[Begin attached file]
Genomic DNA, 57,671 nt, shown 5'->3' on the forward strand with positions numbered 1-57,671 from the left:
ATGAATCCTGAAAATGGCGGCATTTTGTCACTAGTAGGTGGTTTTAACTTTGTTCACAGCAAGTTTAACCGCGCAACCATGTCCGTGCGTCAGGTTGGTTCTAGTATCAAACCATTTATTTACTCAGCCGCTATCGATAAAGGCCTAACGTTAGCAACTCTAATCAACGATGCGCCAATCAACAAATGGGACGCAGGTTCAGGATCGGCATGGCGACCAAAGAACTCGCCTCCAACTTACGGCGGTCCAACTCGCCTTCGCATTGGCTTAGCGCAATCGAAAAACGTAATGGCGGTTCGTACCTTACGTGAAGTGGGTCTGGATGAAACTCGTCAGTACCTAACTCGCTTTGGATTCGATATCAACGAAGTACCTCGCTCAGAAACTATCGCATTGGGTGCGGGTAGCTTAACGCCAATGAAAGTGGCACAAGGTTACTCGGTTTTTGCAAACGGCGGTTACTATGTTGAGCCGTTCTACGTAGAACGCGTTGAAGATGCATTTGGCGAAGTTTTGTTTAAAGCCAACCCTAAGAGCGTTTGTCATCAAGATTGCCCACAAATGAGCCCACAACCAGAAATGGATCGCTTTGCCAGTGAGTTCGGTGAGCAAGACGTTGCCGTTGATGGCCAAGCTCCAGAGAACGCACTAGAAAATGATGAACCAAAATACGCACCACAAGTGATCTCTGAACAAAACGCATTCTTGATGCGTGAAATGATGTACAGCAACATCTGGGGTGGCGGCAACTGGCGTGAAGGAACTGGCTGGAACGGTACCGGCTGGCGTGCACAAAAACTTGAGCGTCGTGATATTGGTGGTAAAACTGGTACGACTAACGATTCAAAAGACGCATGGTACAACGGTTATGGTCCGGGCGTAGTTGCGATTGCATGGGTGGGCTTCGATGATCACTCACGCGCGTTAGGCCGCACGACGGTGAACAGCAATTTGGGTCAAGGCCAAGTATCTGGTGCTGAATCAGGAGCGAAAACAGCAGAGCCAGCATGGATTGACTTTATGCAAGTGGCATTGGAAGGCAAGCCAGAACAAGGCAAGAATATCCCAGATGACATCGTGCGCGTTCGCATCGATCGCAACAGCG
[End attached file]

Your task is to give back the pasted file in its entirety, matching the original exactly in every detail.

Genomic DNA, 57,671 nt, shown 5'->3' on the forward strand with positions numbered 1-57,671 from the left:
ATGAATCCTGAAAATGGCGGCATTTTGTCACTAGTAGGTGGTTTTAACTTTGTTCACAGCAAGTTTAACCGCGCAACCATGTCCGTGCGTCAGGTTGGTTCTAGTATCAAACCATTTATTTACTCAGCCGCTATCGATAAAGGCCTAACGTTAGCAACTCTAATCAACGATGCGCCAATCAACAAATGGGACGCAGGTTCAGGATCGGCATGGCGACCAAAGAACTCGCCTCCAACTTACGGCGGTCCAACTCGCCTTCGCATTGGCTTAGCGCAATCGAAAAACGTAATGGCGGTTCGTACCTTACGTGAAGTGGGTCTGGATGAAACTCGTCAGTACCTAACTCGCTTTGGATTCGATATCAACGAAGTACCTCGCTCAGAAACTATCGCATTGGGTGCGGGTAGCTTAACGCCAATGAAAGTGGCACAAGGTTACTCGGTTTTTGCAAACGGCGGTTACTATGTTGAGCCGTTCTACGTAGAACGCGTTGAAGATGCATTTGGCGAAGTTTTGTTTAAAGCCAACCCTAAGAGCGTTTGTCATCAAGATTGCCCACAAATGAGCCCACAACCAGAAATGGATCGCTTTGCCAGTGAGTTCGGTGAGCAAGACGTTGCCGTTGATGGCCAAGCTCCAGAGAACGCACTAGAAAATGATGAACCAAAATACGCACCACAAGTGATCTCTGAACAAAACGCATTCTTGATGCGTGAAATGATGTACAGCAACATCTGGGGTGGCGGCAACTGGCGTGAAGGAACTGGCTGGAACGGTACCGGCTGGCGTGCACAAAAACTTGAGCGTCGTGATATTGGTGGTAAAACTGGTACGACTAACGATTCAAAAGACGCATGGTACAACGGTTATGGTCCGGGCGTAGTTGCGATTGCATGGGTGGGCTTCGATGATCACTCACGCGCGTTAGGCCGCACGACGGTGAACAGCAATTTGGGTCAAGGCCAAGTATCTGGTGCTGAATCAGGAGCGAAAACAGCAGAGCCAGCATGGATTGACTTTATGCAAGTGGCATTGGAAGGCAAGCCAGAACAAGGCAAGAATATCCCAGATGACATCGTGCGCGTTCGCATCGATCGCAACAGCG